Paul Harris had a way of seeing the good in everything. Rotary was not born in Chicago in the early part of the twentieth century because the city was awash in goodwill and concern for others. Quite the opposite was true. The concept of "business ethics" in Chicago at the time was considered an oxymoron. The principles of Rotary were a reaction to the unethical business climate of the era.

Harris believed that nothing got cleaned up until people could no longer stand it. He noted that the pollution in Chicago was ignored until people were dying and unable to live with the stench. Only then did the people of Chicago come together to do something to correct it, although their solution (flushing the pollution down the river to other cites) was by modern standards far from ideal.

Harris believed that ethical business people could survive and even prosper, because given a choice, people would want to do business with someone they trusted. Standing for ethical behaviour in business and professions set Rotary apart from every other social club of the era, and it is still a foundational principle today.

When professionals join a Rotary club, they do so as a representative of their classification - their particular business or profession. Rotarians have the dual responsibility of representing their vocation within the club and exemplifying the ideals of Rotary within the workplace. One of the central goals of Vocational Service is to promote and advance Rotary's high ethical standards.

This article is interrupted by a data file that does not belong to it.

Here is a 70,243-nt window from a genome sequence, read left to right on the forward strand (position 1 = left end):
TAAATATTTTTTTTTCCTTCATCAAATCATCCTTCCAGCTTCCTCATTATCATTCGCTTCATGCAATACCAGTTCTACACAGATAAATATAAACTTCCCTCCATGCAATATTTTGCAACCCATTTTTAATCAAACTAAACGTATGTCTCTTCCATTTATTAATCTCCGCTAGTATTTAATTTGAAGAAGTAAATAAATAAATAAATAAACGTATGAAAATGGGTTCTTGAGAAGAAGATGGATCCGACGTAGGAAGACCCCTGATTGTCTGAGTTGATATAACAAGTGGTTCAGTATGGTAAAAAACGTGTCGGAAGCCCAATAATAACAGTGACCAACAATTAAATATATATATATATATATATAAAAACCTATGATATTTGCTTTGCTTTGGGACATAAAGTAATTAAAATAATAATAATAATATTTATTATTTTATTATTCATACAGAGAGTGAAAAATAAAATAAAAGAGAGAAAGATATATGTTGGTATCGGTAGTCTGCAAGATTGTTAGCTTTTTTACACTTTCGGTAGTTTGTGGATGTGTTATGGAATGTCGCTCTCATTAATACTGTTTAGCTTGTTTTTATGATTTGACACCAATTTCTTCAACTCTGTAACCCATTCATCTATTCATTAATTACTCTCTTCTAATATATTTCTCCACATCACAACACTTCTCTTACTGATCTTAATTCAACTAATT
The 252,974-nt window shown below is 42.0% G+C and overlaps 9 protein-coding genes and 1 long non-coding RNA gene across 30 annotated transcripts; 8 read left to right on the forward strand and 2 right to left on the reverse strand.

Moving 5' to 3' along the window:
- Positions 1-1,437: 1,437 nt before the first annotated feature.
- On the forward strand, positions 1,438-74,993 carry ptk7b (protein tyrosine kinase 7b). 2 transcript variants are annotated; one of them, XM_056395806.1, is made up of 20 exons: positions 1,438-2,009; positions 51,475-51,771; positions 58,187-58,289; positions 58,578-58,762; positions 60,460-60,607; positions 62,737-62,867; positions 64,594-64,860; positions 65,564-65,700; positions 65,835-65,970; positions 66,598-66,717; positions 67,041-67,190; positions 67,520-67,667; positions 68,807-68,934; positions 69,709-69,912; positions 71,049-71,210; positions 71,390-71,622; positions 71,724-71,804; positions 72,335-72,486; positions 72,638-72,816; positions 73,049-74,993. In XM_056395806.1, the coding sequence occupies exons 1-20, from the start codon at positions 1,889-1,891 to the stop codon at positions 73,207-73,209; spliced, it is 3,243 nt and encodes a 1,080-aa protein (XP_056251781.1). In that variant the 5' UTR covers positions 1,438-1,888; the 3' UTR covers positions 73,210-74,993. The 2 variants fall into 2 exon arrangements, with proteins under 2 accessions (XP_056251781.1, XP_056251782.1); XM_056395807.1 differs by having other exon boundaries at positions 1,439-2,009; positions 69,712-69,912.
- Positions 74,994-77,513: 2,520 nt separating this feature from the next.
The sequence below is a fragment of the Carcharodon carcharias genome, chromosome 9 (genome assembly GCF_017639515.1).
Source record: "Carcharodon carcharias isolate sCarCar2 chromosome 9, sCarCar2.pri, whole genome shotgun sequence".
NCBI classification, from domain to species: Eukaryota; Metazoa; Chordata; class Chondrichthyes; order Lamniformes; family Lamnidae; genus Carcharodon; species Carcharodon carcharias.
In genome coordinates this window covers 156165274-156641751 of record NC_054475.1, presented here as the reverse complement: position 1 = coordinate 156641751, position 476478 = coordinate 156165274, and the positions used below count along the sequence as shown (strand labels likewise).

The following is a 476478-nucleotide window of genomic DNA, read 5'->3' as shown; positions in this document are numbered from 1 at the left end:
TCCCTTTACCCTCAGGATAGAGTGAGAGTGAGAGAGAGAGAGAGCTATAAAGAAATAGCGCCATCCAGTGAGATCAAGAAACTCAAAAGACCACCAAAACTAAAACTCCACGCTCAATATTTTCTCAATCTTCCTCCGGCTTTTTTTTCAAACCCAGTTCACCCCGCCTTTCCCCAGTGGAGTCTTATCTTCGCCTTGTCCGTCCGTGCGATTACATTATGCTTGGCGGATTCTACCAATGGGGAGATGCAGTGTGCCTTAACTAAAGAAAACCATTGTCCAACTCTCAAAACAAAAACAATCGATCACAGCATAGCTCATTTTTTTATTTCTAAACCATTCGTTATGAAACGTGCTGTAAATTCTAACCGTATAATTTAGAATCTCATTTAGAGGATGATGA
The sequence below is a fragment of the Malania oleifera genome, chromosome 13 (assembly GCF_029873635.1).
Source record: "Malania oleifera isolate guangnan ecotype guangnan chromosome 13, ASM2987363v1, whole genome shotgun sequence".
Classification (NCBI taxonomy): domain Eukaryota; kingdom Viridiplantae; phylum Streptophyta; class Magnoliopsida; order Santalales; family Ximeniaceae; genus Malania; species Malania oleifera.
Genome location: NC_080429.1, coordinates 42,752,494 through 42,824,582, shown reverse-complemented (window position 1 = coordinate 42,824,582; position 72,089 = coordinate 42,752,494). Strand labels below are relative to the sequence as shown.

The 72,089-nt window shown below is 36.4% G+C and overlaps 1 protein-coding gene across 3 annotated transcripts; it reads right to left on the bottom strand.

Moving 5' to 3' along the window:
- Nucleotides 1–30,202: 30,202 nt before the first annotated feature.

Vocational Service is one of Rotary's Avenues of Service. Vocational Service calls every Rotarian to:

  • aspire to high ethical standards in their occupation;
  • recognize the worthiness of all useful occupations, and;
  • contribute their vocational talents to the problems and needs of society.

Several of RI's programs offer opportunities to exercise Vocational Service, including:

Rotary Volunteers: put your vocational talents to work on a service project

Rotary Fellowships: start or join a vocational fellowship group

RYLA: teach young people leadership skills

Rotary Friendship Exchange: conduct vocational exchanges with Rotarians in other parts of the world